The career of Shyam Benegal, which began with his first feature in 1974, has some similarity in terms of both approach and tenacity to that of Satyajit Ray twenty years earlier. Among shared aspects one may note a background in the film society movement, a strong western influence, commercial work in an advertising agency, and direction of children's film (in Benegal's case the feature length Charandas the Thief, made in 1975 for the Children's Film Society). But Benegal was forty by the time he made his first feature and had already directed a large number of sponsored documentaries and commercials. Moreover, virtually all of his films have been in Hindi, the language of the commercial "all-India" movie, not in a regional dialect.
Benegal's personal style is already apparent and fully formed in the loose trilogy of studies of rural oppression made between 1974 and 1976: The Seedling, Night's End, and The Churning, the last financed collectively—at two rupees apiece—by the farmers of Gujarat state. In each case the interaction of the rural populace and often well-meaning outsiders ends disastrously, but the note of revolt is very muted. Though Benegal's social commitment is unquestionable, he does not offer any clear way out for his characters. In The Seedling, the seduction and abandoning of a servant girl is followed by the savage beating of her deaf-mute husband, but the only answer is the stone thrown at the landlord's house by a small boy in the film's final sequence. This is the "seedling," but Benegal offers no indication as to how it can be nurtured. In Night's End, a schoolmaster's efforts lead to violence when his wife is kidnapped by a landlord's family who are accustomed to exploiting and brutalizing peasants at will. But the final peasant revolt stirred up by the middle class hero gets totally and blindly out of hand, and one knows that it will be put down—no doubt savagely—by the authorities and that passivity will resume. The Churning is more optimistic, but even here the advocates of change are eventually defeated, though their efforts may some day bear fruit. Typical of Benegal's approach is the way in which women—so often a personification of new values in third world films—are depicted as passive suffering figures. Benegal's style is always solidly realistic, with stress on a carefully worked out narrative line and well-drawn characters. The pace is generally slow and measured but enlivened by excellent observation and fine choice of significant detail.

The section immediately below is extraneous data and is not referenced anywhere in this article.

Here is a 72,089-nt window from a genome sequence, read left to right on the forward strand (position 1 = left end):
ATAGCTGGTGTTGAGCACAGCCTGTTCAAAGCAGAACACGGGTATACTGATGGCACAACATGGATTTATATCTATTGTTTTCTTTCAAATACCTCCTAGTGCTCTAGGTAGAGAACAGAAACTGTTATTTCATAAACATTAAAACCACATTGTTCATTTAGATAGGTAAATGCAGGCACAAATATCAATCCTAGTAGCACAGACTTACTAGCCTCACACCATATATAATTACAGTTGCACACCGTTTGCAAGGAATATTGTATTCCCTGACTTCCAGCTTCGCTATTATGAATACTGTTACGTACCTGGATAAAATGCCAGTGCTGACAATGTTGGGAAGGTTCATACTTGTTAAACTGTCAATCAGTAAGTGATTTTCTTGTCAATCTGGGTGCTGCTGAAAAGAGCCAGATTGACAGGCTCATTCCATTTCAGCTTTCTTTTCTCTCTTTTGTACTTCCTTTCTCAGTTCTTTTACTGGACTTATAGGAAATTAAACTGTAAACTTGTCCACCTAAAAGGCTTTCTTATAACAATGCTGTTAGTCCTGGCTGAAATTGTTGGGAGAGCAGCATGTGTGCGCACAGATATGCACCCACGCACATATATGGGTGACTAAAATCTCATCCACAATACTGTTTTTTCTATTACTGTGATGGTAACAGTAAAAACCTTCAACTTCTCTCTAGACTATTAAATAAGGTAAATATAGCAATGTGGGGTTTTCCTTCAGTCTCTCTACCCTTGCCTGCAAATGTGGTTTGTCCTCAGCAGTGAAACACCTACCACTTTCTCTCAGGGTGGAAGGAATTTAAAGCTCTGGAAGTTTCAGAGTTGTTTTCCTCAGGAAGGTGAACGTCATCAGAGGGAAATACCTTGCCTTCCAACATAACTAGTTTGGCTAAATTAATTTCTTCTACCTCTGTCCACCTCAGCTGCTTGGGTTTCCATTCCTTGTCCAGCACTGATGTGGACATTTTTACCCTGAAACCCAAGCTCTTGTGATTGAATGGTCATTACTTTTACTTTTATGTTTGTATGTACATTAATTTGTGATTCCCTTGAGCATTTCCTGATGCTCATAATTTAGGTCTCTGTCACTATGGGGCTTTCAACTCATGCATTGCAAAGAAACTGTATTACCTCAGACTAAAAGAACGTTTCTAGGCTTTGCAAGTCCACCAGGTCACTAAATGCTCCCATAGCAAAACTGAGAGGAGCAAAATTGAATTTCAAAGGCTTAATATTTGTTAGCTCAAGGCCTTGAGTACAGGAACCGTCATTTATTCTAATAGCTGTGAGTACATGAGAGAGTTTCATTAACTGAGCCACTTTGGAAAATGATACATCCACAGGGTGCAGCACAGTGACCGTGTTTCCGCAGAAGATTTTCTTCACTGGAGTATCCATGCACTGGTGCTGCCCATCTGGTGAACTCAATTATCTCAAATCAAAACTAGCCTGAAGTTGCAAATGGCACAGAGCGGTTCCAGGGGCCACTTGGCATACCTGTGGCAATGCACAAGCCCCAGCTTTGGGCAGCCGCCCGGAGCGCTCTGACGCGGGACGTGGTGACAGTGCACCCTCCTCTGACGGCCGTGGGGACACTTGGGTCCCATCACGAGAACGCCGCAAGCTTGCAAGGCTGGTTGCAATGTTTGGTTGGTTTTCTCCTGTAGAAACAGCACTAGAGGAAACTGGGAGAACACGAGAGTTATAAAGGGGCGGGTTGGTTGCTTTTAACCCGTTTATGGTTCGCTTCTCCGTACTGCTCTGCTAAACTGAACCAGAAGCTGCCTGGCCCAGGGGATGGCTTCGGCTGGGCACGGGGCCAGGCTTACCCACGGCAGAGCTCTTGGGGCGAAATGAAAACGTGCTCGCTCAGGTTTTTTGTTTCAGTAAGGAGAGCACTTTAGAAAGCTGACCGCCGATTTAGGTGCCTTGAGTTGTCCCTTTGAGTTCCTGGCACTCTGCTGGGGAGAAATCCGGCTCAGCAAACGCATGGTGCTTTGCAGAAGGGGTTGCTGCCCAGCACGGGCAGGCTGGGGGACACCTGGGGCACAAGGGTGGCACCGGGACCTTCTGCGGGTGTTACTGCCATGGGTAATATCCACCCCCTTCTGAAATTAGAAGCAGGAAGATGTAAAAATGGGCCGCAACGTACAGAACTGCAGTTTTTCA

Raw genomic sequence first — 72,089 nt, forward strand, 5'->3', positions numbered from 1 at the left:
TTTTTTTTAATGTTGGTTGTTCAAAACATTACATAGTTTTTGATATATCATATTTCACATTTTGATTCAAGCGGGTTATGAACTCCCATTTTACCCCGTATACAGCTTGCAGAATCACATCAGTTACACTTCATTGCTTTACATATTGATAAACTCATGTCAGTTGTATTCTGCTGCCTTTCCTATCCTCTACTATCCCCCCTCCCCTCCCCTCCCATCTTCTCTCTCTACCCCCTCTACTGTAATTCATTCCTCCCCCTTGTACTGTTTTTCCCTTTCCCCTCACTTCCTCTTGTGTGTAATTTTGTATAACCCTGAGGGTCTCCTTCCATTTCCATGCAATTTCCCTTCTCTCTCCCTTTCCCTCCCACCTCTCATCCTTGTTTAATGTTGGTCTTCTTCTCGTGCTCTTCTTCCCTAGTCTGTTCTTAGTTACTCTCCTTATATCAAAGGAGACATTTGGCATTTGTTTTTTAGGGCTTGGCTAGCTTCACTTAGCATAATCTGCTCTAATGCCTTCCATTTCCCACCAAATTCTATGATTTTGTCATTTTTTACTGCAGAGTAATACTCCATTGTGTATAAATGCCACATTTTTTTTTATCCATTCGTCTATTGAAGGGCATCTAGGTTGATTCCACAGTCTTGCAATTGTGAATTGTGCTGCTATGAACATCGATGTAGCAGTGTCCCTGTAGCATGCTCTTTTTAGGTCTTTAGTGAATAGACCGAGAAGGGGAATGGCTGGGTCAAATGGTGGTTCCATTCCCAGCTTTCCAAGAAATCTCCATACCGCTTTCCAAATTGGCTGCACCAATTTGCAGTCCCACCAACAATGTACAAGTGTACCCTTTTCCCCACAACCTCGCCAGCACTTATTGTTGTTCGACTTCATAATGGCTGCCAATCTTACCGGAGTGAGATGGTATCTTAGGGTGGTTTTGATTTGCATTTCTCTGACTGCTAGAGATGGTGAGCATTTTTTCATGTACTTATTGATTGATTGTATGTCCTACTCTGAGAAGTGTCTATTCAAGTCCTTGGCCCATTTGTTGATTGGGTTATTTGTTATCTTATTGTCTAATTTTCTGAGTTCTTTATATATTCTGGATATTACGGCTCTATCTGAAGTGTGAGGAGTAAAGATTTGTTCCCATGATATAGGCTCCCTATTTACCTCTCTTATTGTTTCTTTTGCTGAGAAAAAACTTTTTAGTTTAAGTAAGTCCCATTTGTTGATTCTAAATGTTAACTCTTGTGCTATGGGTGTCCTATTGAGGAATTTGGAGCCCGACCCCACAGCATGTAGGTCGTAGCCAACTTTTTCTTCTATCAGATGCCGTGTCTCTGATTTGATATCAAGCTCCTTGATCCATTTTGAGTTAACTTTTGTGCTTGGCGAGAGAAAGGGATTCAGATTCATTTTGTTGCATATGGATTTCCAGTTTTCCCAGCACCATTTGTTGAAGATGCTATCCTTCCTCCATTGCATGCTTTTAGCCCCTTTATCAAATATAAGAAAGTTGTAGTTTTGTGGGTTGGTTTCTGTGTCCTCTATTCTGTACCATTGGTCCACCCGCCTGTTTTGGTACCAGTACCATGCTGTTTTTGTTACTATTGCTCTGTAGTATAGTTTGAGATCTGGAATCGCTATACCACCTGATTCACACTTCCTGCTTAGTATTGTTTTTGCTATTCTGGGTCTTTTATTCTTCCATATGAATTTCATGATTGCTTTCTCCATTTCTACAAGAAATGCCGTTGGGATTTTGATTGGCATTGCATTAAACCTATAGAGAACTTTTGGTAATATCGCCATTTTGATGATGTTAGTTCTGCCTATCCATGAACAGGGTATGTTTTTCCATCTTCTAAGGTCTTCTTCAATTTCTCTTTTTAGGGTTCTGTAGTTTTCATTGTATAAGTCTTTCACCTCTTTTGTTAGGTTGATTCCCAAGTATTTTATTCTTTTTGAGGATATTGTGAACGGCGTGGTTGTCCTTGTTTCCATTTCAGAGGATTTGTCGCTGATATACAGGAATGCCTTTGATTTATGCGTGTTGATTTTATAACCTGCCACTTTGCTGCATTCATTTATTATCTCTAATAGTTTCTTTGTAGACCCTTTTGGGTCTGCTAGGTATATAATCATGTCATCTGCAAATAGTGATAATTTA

In the late 1970s, Benegal retained this somewhat austere style with a total professionalism but without ever slipping into the extravagance or melodrama of the conventional Hindi film. The Role, one of his richest films, tells of a more dynamic woman, a film star who tries desperately to live her own life but is cruelly exploited by men throughout her life. The film, essentially a problem picture of a kind familiar in the West, has a muted, open ending and is enlivened by vigorously recreated extracts from the films in which the actress is purported to star. Subsequently, Benegal continued the widening of his chosen area of subject matter. The Boon, a film shot in two language versions and known as Kondura in Hindi and Anugrahan in Telegu, is a study of the tragic effect of a young man's belief that he has been granted supernatural powers. The Obsession is a tale of interracial love set at the time of the Indian Mutiny, and The Machine Age is a story of bitter rivalry between industrialists—an archetypal conflict based on an ancient Hindi epic. But Ascending Scale, which depicts a peasant family destroyed as it is pitted against the reactionary forces of rural India, shows Benegal's fidelity to the themes with which he had begun his career. Working aside from the dominant Hindi traditions, the director offers a striking example of integrity and commitment to an unrelenting vision.